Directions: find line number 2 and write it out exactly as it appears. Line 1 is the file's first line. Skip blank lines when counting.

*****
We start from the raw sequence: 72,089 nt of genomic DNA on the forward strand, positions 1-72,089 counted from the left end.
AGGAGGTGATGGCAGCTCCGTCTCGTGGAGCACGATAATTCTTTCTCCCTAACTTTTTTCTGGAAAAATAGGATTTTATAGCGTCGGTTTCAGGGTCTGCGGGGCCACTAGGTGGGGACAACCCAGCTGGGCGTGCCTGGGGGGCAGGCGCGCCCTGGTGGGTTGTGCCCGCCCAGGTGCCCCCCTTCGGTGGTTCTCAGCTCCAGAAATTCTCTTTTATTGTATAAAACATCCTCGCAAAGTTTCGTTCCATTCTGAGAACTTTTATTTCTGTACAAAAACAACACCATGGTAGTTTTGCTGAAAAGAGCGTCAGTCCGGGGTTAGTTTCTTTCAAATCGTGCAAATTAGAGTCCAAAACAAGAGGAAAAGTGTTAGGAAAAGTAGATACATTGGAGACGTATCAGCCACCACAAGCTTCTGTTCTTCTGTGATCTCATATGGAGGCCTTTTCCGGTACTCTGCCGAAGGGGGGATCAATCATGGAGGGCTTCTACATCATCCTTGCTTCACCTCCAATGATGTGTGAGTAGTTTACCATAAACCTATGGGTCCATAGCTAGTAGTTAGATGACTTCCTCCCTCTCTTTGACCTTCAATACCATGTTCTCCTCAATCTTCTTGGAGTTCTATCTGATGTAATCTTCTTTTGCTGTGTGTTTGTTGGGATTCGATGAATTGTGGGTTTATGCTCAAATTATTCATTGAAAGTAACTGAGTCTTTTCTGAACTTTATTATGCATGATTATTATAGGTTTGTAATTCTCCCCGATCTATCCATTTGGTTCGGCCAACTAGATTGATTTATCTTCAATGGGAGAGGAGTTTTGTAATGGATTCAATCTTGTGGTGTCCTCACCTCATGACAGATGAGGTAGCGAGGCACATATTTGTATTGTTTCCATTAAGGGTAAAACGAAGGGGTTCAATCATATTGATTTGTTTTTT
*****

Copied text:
AGGAGGTGATGGCAGCTCCGTCTCGTGGAGCACGATAATTCTTTCTCCCTAACTTTTTTCTGGAAAAATAGGATTTTATAGCGTCGGTTTCAGGGTCTGCGGGGCCACTAGGTGGGGACAACCCAGCTGGGCGTGCCTGGGGGGCAGGCGCGCCCTGGTGGGTTGTGCCCGCCCAGGTGCCCCCCTTCGGTGGTTCTCAGCTCCAGAAATTCTCTTTTATTGTATAAAACATCCTCGCAAAGTTTCGTTCCATTCTGAGAACTTTTATTTCTGTACAAAAACAACACCATGGTAGTTTTGCTGAAAAGAGCGTCAGTCCGGGGTTAGTTTCTTTCAAATCGTGCAAATTAGAGTCCAAAACAAGAGGAAAAGTGTTAGGAAAAGTAGATACATTGGAGACGTATCAGCCACCACAAGCTTCTGTTCTTCTGTGATCTCATATGGAGGCCTTTTCCGGTACTCTGCCGAAGGGGGGATCAATCATGGAGGGCTTCTACATCATCCTTGCTTCACCTCCAATGATGTGTGAGTAGTTTACCATAAACCTATGGGTCCATAGCTAGTAGTTAGATGACTTCCTCCCTCTCTTTGACCTTCAATACCATGTTCTCCTCAATCTTCTTGGAGTTCTATCTGATGTAATCTTCTTTTGCTGTGTGTTTGTTGGGATTCGATGAATTGTGGGTTTATGCTCAAATTATTCATTGAAAGTAACTGAGTCTTTTCTGAACTTTATTATGCATGATTATTATAGGTTTGTAATTCTCCCCGATCTATCCATTTGGTTCGGCCAACTAGATTGATTTATCTTCAATGGGAGAGGAGTTTTGTAATGGATTCAATCTTGTGGTGTCCTCACCTCATGACAGATGAGGTAGCGAGGCACATATTTGTATTGTTTCCATTAAGGGTAAAACGAAGGGGTTCAATCATATTGATTTGTTTTTT